Sheriff’s deputies in Washington state fatally shot a pregnant Native American woman on Friday after being dispatched to her home for a “wellness check.”
Renee Davis was at her home on Muckleshoot tribal lands that evening with two of her three children, her foster sister, Daniella Bargala, told the Seattle Times. The 23-year-old was 5 months pregnant and had depression, according to Bargala.
Sgt. Cindi West, a spokeswoman for the King County Sheriff’s Department, told The Huffington Post that Davis sent her boyfriend a text message indicating she was distressed. The sheriff’s department contracts with the Muckleshoot Indian Tribe to provide law enforcement.
“Her boyfriend flagged down a deputy who was on patrol and showed him a text she had just sent saying she had a gun and was going to kill herself,” West said. “She also sent a photo of a fresh cut to her arm, and said, in effect ‘this will show you I’m serious.’”
What happened next is still unclear. Deputies arrived at Davis’ home around 6:30 p.m., and the encounter ended with Davis being fatally shot by at least one deputy’s bullet.
“It’s really upsetting because it was a wellness check,” Bargala told the Seattle Times. “Obviously, she didn’t come out of it well.”
Law enforcement has released few details about Davis’ interaction with police. The department told HuffPost in a statement that it had received a report saying Davis was “suicidal.” They also allege that she had a handgun:
Deputies knocked on the door to the residence repeatedly with no response. Deputies said the children were running around in the house but no one answered the door. Two deputies entered the house to check the welfare of the woman and children. They found the woman inside the house armed with a handgun. Both deputies fired at the woman and she was struck at least once. Aid responded and the woman, 23, was pronounced dead at the scene.
The two deputies involved are on paid administrative leave pending an investigation. The sheriff’s office will release more information after those deputies give their statements to investigators, according to the statement. West said neither has any complaints on record.
Bargala remembered Davis as a “soft person” who was never violent and loved the outdoors. She had previously worked as a teacher’s aide at a preschool.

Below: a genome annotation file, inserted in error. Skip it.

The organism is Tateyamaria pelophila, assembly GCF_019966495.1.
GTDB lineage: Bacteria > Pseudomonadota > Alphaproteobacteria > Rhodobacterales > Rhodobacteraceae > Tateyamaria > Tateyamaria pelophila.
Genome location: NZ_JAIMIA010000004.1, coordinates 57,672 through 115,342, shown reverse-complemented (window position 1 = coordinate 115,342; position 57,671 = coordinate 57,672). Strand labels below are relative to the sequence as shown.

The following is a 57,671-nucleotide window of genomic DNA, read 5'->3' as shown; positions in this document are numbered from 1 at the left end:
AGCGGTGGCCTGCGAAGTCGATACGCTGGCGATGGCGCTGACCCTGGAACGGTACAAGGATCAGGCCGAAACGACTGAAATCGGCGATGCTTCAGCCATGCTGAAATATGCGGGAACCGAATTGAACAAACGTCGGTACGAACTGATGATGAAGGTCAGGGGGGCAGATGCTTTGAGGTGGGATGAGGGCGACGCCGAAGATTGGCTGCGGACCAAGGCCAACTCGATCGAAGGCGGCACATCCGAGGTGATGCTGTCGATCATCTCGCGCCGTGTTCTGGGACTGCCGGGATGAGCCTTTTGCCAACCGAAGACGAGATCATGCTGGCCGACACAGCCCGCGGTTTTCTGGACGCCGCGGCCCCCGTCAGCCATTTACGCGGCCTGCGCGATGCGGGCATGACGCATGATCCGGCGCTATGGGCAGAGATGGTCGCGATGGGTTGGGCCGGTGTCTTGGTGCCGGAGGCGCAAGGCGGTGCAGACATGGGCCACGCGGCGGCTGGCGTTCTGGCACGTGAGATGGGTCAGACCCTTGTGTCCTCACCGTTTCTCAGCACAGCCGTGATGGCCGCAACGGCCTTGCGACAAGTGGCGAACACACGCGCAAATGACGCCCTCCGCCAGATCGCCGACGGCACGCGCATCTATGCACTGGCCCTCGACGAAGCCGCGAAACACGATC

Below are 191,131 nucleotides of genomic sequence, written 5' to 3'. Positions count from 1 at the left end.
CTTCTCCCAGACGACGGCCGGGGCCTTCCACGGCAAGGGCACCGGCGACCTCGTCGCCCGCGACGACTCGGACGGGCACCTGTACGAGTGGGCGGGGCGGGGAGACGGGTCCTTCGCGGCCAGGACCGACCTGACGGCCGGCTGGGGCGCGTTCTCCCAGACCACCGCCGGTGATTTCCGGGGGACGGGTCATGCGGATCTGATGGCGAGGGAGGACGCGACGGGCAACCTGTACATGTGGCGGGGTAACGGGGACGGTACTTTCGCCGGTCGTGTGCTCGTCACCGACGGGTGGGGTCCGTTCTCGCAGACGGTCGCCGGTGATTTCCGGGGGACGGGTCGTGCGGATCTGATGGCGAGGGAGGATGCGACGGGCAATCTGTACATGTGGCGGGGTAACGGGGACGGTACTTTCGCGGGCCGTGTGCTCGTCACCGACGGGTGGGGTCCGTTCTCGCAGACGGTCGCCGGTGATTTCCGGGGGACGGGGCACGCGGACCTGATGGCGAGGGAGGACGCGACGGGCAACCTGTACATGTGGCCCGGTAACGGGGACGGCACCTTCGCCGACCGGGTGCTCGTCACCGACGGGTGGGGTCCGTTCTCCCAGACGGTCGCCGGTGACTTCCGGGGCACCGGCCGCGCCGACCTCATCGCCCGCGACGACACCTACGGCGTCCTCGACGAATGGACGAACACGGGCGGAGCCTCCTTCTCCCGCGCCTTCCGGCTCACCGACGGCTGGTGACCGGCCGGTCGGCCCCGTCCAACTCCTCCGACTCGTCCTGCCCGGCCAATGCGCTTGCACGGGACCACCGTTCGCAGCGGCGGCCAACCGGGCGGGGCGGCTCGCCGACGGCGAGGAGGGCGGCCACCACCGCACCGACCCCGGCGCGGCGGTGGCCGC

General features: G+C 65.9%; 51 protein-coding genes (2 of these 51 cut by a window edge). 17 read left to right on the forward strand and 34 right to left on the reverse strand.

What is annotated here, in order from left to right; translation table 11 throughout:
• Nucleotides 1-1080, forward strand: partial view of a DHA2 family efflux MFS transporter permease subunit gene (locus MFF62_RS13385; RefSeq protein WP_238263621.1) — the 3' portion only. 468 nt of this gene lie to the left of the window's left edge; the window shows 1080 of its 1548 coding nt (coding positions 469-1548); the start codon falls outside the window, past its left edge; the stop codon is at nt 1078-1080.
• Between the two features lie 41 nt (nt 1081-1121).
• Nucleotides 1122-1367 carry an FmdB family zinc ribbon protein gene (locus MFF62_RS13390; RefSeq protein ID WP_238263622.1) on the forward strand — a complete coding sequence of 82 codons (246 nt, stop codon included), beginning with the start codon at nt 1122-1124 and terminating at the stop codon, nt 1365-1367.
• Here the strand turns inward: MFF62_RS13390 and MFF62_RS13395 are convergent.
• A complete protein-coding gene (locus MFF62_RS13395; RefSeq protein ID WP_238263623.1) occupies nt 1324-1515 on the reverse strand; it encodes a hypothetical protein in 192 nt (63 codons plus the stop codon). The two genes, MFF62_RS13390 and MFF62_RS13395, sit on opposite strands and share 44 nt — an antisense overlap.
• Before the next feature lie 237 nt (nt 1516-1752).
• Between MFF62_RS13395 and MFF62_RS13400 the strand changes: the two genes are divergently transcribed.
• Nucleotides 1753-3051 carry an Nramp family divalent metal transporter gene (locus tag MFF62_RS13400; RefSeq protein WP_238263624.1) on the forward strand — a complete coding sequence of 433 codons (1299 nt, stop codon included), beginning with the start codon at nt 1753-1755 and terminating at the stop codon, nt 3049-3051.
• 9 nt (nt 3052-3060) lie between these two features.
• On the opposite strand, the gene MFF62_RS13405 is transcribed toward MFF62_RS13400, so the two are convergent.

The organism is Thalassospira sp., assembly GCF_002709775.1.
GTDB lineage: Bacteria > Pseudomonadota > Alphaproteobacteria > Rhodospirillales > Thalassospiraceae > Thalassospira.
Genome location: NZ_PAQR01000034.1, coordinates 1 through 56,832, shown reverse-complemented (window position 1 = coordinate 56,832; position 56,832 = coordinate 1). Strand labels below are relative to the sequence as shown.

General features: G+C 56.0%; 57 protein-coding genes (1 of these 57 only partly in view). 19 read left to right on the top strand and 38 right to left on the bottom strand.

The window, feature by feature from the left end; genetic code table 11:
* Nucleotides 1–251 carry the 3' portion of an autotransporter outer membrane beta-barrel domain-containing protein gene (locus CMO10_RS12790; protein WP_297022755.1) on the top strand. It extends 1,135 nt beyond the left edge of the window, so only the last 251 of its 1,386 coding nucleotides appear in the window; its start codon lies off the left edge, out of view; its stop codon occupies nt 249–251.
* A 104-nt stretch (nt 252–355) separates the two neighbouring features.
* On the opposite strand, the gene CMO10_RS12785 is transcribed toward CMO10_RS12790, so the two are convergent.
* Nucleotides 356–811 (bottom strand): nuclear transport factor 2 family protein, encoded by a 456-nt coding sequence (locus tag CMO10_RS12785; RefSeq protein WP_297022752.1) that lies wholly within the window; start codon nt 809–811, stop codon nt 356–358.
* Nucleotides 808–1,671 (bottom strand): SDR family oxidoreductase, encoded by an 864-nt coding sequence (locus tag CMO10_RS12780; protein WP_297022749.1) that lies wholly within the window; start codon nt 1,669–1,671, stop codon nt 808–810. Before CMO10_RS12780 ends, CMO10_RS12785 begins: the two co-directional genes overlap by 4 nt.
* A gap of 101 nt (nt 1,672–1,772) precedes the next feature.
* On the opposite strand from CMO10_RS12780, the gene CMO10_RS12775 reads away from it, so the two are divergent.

Native Americans are more likely to be killed by law enforcement than any other racial group in the United States, according to a Center on Juvenile and Criminal Justice survey that looked at data from 1999 to 2011. (When the center broke down the groups by race and age, however, African-Americans ages 20 to 24 were the most likely to be killed.)
And cases of police violence against Native Americans — along with the #NativeLivesMatter movement ― rarely make the mainstream news, Indian Country Today journalist Simon Moya-Smith noted last year in an interview with Mic.
“We’re not entirely on [the mainstream media’s] radar ― maybe for Indian mascots, but for police brutality?” he wrote. “Barely, if at all.”
Police brutality toward people with mental illnesses is starting to receive some of the national attention it deserves — Democratic presidential nominee Hillary Clinton mentioned the issue during the first presidential debate — but data shows there are still enormous problems with the way law enforcement officers interact with mentally ill people.
West noted that King County Sheriff’s deputies undergo crisis intervention training specifically regarding “people with mental health issues or behavior crisis.” She also said they receive “de-escalation and communications training.”
On average, police officers in the U.S. receive about 60 hours of firearm training, but only eight hours of de-escalation training and eight hours of training in crisis intervention.
That lack of proper training can have tragic consequences. One in four law enforcement killings involved a person with mental illness, according to a Washington Post investigation tracking fatal police shootings in 2015. In most cases, law enforcement had been summoned by friends, relatives or bystanders who feared for the individual’s well-being and wanted help.
Tactics that police consider standard can be disastrous when dealing with a person dealing with a mental health crisis.
Pointing a gun at someone or yelling, for instance, is “like pouring gasoline on a fire when you do that with the mentally ill,” Ron Holberg of the National Alliance on Mental Illness told The Washington Post.
NAMI provides a guide for people who feel it’s necessary to call police due to a loved one’s mental health crisis, advising them on what information they should give law enforcement to keep the situation as safe as possible.
Other groups, like prison abolitionist organization Critical Resistance, urge citizens to take numerous mitigating steps to avoid having to call police, due to the outsized risk of violence from law enforcement.
This article has been updated with comments from Sgt. Cindi West.